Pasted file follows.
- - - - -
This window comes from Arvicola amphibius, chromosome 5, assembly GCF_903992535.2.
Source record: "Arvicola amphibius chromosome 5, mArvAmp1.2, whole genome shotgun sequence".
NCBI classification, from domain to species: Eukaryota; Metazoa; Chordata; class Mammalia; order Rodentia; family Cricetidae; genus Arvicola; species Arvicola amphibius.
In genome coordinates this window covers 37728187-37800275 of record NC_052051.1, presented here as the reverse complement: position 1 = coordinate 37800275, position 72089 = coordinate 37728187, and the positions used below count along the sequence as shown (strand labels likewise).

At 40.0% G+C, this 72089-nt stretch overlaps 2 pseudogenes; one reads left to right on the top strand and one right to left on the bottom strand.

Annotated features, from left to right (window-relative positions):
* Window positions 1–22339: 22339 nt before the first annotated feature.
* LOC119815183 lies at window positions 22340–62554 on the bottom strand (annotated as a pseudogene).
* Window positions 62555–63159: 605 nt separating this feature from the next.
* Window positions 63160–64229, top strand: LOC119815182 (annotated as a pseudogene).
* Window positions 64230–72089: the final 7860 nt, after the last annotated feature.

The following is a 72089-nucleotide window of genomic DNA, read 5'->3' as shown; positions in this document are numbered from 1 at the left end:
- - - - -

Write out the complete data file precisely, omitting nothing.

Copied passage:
This window comes from Arvicola amphibius, chromosome 5, assembly GCF_903992535.2.
Source record: "Arvicola amphibius chromosome 5, mArvAmp1.2, whole genome shotgun sequence".
NCBI classification, from domain to species: Eukaryota; Metazoa; Chordata; class Mammalia; order Rodentia; family Cricetidae; genus Arvicola; species Arvicola amphibius.
In genome coordinates this window covers 37728187-37800275 of record NC_052051.1, presented here as the reverse complement: position 1 = coordinate 37800275, position 72089 = coordinate 37728187, and the positions used below count along the sequence as shown (strand labels likewise).

At 40.0% G+C, this 72089-nt stretch overlaps 2 pseudogenes; one reads left to right on the top strand and one right to left on the bottom strand.

Annotated features, from left to right (window-relative positions):
* Window positions 1–22339: 22339 nt before the first annotated feature.
* LOC119815183 lies at window positions 22340–62554 on the bottom strand (annotated as a pseudogene).
* Window positions 62555–63159: 605 nt separating this feature from the next.
* Window positions 63160–64229, top strand: LOC119815182 (annotated as a pseudogene).
* Window positions 64230–72089: the final 7860 nt, after the last annotated feature.

The following is a 72089-nucleotide window of genomic DNA, read 5'->3' as shown; positions in this document are numbered from 1 at the left end: